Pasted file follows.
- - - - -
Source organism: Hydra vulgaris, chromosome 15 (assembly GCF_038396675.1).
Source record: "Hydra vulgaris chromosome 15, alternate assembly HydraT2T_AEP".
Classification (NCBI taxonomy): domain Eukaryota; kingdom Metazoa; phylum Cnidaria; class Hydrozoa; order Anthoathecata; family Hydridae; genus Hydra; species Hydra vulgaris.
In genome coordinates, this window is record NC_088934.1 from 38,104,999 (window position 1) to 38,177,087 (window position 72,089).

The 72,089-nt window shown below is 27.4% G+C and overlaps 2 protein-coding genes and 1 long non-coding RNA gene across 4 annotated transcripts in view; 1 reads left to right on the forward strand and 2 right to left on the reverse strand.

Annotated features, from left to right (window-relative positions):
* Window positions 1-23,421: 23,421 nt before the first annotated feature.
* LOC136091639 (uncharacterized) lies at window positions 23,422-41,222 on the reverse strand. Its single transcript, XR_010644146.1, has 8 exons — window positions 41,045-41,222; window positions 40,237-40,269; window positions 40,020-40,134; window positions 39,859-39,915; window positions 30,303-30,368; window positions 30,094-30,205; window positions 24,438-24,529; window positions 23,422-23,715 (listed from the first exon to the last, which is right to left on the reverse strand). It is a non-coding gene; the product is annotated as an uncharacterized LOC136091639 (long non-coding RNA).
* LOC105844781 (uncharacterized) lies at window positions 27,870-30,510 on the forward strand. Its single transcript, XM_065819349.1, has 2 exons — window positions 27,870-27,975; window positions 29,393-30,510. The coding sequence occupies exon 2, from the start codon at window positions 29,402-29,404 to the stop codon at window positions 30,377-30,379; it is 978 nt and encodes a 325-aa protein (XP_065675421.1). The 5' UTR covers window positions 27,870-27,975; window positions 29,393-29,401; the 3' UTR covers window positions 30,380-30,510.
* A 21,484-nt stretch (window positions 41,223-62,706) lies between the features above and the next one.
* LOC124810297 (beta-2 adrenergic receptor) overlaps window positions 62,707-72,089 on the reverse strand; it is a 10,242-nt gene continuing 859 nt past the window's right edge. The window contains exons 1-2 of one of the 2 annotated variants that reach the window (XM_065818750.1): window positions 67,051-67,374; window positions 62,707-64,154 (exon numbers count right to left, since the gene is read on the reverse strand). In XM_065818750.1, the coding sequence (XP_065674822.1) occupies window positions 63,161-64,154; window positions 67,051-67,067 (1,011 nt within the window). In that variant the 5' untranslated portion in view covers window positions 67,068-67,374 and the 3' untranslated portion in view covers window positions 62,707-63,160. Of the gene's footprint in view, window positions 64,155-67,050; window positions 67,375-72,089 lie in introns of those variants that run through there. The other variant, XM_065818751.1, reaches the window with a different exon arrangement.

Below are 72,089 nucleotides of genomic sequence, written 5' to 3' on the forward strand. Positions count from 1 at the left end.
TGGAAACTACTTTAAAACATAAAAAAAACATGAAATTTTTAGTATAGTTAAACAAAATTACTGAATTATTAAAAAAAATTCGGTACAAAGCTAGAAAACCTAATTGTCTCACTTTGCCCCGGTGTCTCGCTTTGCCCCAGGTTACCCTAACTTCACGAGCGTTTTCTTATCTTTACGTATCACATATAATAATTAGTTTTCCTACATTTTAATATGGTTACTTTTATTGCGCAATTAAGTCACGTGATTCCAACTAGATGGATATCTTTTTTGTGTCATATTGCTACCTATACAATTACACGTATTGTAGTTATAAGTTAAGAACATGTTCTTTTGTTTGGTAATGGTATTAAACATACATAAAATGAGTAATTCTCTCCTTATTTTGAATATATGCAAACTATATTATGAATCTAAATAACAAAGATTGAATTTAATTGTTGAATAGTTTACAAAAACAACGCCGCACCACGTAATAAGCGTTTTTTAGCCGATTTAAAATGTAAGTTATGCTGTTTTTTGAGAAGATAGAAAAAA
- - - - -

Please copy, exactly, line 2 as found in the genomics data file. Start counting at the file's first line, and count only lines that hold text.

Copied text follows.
Source record: "Hydra vulgaris chromosome 15, alternate assembly HydraT2T_AEP".